Whoever would be great among you must be your servant, and whoever would be first among you must be your slave, even as the Son of Man came not to be served but to serve, and to give his life as a ransom for many (Matt. 20:26-28).
When Columbia Bible College President Robertson McQuilkin told people of his decision to resign so he could care for his Alzheimer-stricken wife, he was startled by the responses he received.
It was a mystery to him why people reacted with overwhelming appreciation. His own oncologist explained: It is not rare for women to give themselves for suffering husbands; but few men do the same for their wives.
The reason McQuilkin’s decision made him a spiritual leader for people across the world is that his actions reflected the very heart of the gospel. His goal was to serve, rather than be served.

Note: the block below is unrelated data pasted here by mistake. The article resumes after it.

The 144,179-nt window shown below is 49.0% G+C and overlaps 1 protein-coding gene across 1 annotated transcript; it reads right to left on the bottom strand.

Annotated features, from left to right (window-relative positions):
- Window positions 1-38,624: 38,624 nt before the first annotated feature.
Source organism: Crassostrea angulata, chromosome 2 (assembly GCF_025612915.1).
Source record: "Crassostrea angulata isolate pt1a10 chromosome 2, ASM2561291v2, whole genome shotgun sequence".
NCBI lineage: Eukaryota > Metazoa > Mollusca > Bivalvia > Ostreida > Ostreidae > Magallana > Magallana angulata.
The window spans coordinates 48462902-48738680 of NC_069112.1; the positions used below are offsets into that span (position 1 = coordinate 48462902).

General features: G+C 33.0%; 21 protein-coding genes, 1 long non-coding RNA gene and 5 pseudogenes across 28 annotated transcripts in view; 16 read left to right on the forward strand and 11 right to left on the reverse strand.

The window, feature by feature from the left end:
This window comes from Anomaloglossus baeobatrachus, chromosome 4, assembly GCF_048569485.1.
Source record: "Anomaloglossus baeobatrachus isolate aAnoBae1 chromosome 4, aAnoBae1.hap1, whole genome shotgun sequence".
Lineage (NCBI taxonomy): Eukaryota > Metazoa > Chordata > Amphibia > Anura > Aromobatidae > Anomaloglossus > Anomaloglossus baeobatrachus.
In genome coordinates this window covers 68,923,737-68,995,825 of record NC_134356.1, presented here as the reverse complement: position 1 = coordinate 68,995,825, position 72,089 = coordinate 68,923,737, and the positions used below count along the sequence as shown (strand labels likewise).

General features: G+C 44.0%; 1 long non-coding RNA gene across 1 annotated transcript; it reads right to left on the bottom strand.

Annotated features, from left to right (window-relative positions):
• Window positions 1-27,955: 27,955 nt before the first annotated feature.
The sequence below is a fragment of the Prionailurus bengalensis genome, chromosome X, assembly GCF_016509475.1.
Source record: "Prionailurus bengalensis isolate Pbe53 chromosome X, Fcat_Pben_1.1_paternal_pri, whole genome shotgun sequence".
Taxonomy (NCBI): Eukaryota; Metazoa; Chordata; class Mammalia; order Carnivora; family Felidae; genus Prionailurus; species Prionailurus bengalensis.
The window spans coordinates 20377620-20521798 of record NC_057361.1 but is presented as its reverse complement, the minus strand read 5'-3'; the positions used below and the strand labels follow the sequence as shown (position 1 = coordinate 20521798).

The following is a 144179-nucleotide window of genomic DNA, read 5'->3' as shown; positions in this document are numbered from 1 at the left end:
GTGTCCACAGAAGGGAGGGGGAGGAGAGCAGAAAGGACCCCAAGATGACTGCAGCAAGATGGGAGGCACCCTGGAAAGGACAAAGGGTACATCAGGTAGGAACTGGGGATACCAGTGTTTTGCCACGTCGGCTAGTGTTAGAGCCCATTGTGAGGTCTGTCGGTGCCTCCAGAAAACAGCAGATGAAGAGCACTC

McQuilkin willingly made himself a “slave” to the needs of a loved one, and in doing so freed himself from the grip of self-interests to promote the wellbeing of another and the witness of his Savior.
We lead for Christ most clearly and most effectively when we follow Christ in the selflessness he modeled for us.
Lord, help me to follow your example each day by a willingness to serve others for their wellbeing, for your witness, and for my own growth in understanding your grace.